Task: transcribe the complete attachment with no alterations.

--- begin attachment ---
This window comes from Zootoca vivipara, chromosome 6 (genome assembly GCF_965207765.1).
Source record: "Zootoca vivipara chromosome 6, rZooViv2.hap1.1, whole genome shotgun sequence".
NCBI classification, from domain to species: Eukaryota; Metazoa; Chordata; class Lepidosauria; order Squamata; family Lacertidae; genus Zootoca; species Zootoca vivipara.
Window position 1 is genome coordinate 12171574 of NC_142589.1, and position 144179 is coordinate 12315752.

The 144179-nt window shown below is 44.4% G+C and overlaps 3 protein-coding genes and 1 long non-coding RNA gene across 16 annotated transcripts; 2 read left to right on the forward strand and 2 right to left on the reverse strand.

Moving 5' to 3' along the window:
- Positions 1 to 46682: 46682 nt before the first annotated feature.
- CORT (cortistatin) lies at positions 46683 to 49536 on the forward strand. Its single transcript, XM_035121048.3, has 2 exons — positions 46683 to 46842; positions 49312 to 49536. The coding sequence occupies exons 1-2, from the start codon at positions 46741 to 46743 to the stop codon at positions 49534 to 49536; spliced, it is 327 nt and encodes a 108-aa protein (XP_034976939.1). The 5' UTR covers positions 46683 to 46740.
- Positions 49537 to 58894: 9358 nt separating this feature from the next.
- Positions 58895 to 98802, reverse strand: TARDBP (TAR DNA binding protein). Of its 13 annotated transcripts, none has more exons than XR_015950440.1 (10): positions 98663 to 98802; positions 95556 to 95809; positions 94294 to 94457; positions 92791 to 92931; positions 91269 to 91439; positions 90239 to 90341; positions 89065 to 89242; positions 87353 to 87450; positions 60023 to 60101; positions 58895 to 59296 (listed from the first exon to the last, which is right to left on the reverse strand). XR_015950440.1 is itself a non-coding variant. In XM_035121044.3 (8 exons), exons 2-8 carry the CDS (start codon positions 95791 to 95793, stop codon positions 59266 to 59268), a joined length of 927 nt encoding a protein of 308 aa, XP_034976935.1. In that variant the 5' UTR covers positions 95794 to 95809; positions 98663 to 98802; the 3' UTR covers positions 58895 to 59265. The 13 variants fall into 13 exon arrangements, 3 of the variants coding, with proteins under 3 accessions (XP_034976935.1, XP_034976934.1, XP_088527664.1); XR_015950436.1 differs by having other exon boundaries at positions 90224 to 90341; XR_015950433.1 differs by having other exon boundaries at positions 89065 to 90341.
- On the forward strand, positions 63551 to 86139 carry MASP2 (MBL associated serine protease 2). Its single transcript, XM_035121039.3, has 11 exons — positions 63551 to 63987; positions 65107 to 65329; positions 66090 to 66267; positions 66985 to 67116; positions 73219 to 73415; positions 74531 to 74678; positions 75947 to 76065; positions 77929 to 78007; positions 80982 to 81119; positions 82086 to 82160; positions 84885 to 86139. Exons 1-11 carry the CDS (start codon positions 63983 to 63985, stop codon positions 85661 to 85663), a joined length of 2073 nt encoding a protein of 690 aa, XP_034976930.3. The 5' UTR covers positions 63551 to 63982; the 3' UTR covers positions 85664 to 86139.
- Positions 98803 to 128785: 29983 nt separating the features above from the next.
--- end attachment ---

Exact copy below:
This window comes from Zootoca vivipara, chromosome 6 (genome assembly GCF_965207765.1).
Source record: "Zootoca vivipara chromosome 6, rZooViv2.hap1.1, whole genome shotgun sequence".
NCBI classification, from domain to species: Eukaryota; Metazoa; Chordata; class Lepidosauria; order Squamata; family Lacertidae; genus Zootoca; species Zootoca vivipara.
Window position 1 is genome coordinate 12171574 of NC_142589.1, and position 144179 is coordinate 12315752.

The 144179-nt window shown below is 44.4% G+C and overlaps 3 protein-coding genes and 1 long non-coding RNA gene across 16 annotated transcripts; 2 read left to right on the forward strand and 2 right to left on the reverse strand.

Moving 5' to 3' along the window:
- Positions 1 to 46682: 46682 nt before the first annotated feature.
- CORT (cortistatin) lies at positions 46683 to 49536 on the forward strand. Its single transcript, XM_035121048.3, has 2 exons — positions 46683 to 46842; positions 49312 to 49536. The coding sequence occupies exons 1-2, from the start codon at positions 46741 to 46743 to the stop codon at positions 49534 to 49536; spliced, it is 327 nt and encodes a 108-aa protein (XP_034976939.1). The 5' UTR covers positions 46683 to 46740.
- Positions 49537 to 58894: 9358 nt separating this feature from the next.
- Positions 58895 to 98802, reverse strand: TARDBP (TAR DNA binding protein). Of its 13 annotated transcripts, none has more exons than XR_015950440.1 (10): positions 98663 to 98802; positions 95556 to 95809; positions 94294 to 94457; positions 92791 to 92931; positions 91269 to 91439; positions 90239 to 90341; positions 89065 to 89242; positions 87353 to 87450; positions 60023 to 60101; positions 58895 to 59296 (listed from the first exon to the last, which is right to left on the reverse strand). XR_015950440.1 is itself a non-coding variant. In XM_035121044.3 (8 exons), exons 2-8 carry the CDS (start codon positions 95791 to 95793, stop codon positions 59266 to 59268), a joined length of 927 nt encoding a protein of 308 aa, XP_034976935.1. In that variant the 5' UTR covers positions 95794 to 95809; positions 98663 to 98802; the 3' UTR covers positions 58895 to 59265. The 13 variants fall into 13 exon arrangements, 3 of the variants coding, with proteins under 3 accessions (XP_034976935.1, XP_034976934.1, XP_088527664.1); XR_015950436.1 differs by having other exon boundaries at positions 90224 to 90341; XR_015950433.1 differs by having other exon boundaries at positions 89065 to 90341.
- On the forward strand, positions 63551 to 86139 carry MASP2 (MBL associated serine protease 2). Its single transcript, XM_035121039.3, has 11 exons — positions 63551 to 63987; positions 65107 to 65329; positions 66090 to 66267; positions 66985 to 67116; positions 73219 to 73415; positions 74531 to 74678; positions 75947 to 76065; positions 77929 to 78007; positions 80982 to 81119; positions 82086 to 82160; positions 84885 to 86139. Exons 1-11 carry the CDS (start codon positions 63983 to 63985, stop codon positions 85661 to 85663), a joined length of 2073 nt encoding a protein of 690 aa, XP_034976930.3. The 5' UTR covers positions 63551 to 63982; the 3' UTR covers positions 85664 to 86139.
- Positions 98803 to 128785: 29983 nt separating the features above from the next.